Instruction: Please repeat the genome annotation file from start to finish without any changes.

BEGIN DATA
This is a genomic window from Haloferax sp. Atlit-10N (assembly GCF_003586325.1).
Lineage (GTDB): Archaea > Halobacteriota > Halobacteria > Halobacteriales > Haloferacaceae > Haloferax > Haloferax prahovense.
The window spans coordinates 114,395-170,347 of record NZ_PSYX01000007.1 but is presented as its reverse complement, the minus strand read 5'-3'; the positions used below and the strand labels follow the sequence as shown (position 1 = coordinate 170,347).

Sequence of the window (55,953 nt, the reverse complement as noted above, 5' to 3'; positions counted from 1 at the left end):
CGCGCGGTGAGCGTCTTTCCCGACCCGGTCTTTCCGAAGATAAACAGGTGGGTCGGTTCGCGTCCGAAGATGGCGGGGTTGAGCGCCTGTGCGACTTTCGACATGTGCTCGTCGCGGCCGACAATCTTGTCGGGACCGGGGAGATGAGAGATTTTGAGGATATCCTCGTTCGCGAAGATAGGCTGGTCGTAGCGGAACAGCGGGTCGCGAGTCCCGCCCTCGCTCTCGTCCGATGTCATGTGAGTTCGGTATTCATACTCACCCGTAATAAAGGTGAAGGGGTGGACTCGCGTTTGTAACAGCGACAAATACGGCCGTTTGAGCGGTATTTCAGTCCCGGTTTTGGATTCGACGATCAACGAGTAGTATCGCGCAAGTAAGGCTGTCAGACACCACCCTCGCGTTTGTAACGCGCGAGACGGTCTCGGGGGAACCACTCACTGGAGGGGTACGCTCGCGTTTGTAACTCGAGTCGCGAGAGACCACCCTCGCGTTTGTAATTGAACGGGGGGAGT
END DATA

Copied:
This is a genomic window from Haloferax sp. Atlit-10N (assembly GCF_003586325.1).
Lineage (GTDB): Archaea > Halobacteriota > Halobacteria > Halobacteriales > Haloferacaceae > Haloferax > Haloferax prahovense.
The window spans coordinates 114,395-170,347 of record NZ_PSYX01000007.1 but is presented as its reverse complement, the minus strand read 5'-3'; the positions used below and the strand labels follow the sequence as shown (position 1 = coordinate 170,347).

Sequence of the window (55,953 nt, the reverse complement as noted above, 5' to 3'; positions counted from 1 at the left end):
CGCGCGGTGAGCGTCTTTCCCGACCCGGTCTTTCCGAAGATAAACAGGTGGGTCGGTTCGCGTCCGAAGATGGCGGGGTTGAGCGCCTGTGCGACTTTCGACATGTGCTCGTCGCGGCCGACAATCTTGTCGGGACCGGGGAGATGAGAGATTTTGAGGATATCCTCGTTCGCGAAGATAGGCTGGTCGTAGCGGAACAGCGGGTCGCGAGTCCCGCCCTCGCTCTCGTCCGATGTCATGTGAGTTCGGTATTCATACTCACCCGTAATAAAGGTGAAGGGGTGGACTCGCGTTTGTAACAGCGACAAATACGGCCGTTTGAGCGGTATTTCAGTCCCGGTTTTGGATTCGACGATCAACGAGTAGTATCGCGCAAGTAAGGCTGTCAGACACCACCCTCGCGTTTGTAACGCGCGAGACGGTCTCGGGGGAACCACTCACTGGAGGGGTACGCTCGCGTTTGTAACTCGAGTCGCGAGAGACCACCCTCGCGTTTGTAATTGAACGGGGGGAGT